It is this intersectional definition of feminism that speaks most clearly to me. To my eye it is a definition of feminism that transcends feminism itself in that it acknowledges that we live in a society that includes powerful inbuilt negative influences on multiple groups on the basis of gender, sexuality, religion, mental disability, physical disability, race and many other aspects of normal human variation. With that understanding it becomes clear that each of us is to some extent oppressed and to some extent an oppressor. Each of us has a duty to attempt to locate ourselves within the web of oppression and aid each other in extracting ourselves as best we are able.
To successfully end discrimination against any group will require the dismantling of significant aspects of the current societal power structures and replacing them with new structures better designed to promote equality. Dismantling the power structure is too great a job for any single oppressed group acting on its own and building a viable alternative is impossible for a single group as it will automatically incorporate the invisible oppressions inherent to that group. We may well achieve a society that is equal for women, but it will not be equal with respect to race and other oppressions unless we have previously embraced and learned from those groups. A truly equal society can only stem from multiple oppressed groups that have acknowledged the fact that their societally inherited viewpoints are often oppressive to others and strive to find a way to work together without mutually oppressing each other. When that goal has been achieved these combined groups will not only have a more comprehensive understanding of how to build an equal society but will have the strength of numbers necessary to achieve meaningful societal change.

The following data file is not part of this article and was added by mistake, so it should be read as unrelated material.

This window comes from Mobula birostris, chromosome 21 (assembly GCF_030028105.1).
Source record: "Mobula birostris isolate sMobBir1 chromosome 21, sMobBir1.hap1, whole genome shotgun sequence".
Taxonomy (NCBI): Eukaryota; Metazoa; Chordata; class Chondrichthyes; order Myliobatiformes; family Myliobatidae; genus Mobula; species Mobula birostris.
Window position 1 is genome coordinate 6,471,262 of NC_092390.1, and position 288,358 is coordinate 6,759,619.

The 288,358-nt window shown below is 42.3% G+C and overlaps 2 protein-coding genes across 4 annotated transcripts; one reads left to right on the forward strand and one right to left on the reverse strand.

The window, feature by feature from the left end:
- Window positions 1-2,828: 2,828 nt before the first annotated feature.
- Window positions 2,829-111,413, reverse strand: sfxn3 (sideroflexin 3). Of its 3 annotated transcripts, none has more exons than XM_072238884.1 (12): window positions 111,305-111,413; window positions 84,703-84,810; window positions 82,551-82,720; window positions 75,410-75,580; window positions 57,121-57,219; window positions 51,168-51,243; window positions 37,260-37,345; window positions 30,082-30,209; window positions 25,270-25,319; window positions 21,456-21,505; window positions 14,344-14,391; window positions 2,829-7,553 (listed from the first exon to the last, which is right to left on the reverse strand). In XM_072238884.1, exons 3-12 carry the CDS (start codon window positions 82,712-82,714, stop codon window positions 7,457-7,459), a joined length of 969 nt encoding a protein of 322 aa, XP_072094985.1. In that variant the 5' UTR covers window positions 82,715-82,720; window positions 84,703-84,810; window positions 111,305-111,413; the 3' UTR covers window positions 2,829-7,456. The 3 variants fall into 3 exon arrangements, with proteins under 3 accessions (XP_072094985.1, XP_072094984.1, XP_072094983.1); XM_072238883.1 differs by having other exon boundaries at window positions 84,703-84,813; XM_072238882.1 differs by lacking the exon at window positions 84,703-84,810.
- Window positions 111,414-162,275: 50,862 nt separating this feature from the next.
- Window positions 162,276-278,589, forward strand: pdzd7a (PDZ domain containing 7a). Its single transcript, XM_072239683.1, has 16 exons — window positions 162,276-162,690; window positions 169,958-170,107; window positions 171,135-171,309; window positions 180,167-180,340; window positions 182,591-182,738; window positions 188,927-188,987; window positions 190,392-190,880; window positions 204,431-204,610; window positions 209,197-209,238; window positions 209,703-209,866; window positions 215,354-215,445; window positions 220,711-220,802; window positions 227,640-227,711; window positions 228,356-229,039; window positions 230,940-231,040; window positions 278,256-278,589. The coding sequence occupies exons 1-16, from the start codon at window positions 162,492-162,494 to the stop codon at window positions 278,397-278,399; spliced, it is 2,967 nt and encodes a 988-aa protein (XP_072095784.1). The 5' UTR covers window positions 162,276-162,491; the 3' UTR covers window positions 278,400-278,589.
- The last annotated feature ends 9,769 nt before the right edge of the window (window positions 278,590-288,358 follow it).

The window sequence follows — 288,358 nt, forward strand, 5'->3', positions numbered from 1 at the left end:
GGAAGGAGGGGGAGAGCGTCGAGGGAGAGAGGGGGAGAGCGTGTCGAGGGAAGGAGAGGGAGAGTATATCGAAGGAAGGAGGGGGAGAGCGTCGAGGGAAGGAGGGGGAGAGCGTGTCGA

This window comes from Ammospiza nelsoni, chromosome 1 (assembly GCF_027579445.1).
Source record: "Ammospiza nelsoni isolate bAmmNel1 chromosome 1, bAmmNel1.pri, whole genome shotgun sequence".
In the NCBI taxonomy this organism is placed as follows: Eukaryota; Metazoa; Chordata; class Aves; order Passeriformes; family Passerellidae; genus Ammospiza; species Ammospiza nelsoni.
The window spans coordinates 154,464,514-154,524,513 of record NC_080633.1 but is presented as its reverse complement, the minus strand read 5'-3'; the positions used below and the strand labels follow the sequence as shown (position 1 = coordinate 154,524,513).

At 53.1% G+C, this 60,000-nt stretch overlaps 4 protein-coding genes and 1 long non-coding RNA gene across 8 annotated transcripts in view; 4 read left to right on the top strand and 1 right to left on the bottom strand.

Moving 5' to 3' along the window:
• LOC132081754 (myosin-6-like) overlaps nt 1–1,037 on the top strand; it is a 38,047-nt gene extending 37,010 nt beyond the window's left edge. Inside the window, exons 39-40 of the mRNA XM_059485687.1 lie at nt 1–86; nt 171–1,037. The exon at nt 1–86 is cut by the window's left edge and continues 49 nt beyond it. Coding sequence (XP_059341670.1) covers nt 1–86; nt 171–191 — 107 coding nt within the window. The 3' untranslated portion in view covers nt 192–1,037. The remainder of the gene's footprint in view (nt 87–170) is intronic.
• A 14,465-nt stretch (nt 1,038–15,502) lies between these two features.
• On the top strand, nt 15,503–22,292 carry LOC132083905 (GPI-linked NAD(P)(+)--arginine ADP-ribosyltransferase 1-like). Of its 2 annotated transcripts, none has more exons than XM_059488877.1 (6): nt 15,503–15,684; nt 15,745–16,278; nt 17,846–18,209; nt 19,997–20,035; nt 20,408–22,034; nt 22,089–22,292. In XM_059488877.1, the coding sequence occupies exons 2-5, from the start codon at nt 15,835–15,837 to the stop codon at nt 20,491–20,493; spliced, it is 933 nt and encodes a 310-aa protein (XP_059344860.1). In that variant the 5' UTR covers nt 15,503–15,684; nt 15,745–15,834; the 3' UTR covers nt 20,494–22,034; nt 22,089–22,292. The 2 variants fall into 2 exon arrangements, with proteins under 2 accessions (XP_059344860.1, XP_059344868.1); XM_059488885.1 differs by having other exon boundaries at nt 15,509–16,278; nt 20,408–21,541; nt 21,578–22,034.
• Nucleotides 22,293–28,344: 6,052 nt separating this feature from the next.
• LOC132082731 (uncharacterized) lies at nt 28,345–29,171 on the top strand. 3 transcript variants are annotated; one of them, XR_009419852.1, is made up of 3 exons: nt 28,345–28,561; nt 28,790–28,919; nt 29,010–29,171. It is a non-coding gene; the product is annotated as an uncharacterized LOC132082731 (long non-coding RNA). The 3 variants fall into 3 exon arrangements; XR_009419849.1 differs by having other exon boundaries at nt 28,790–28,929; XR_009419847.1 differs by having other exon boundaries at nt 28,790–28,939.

So. Can I be a feminist? On current reflection I believe a feminist is not something you are or something that you think, I believe it is something that you do. When I am holding a placard or taking some other action to support equality of the genders then I am a feminist. When I am campaigning for the rights of the disabled I am a disability rights activist. When I am working with the homeless then I am a human rights activist. When I am sitting at home then I am just me, I still have my views and beliefs on all these things but they are intermingled and can no longer be easily attributed to a single viewpoint. I choose not to label them unless they are in action.
The Oxford Feminist Network, of which I am a member, adopted the following guiding statement: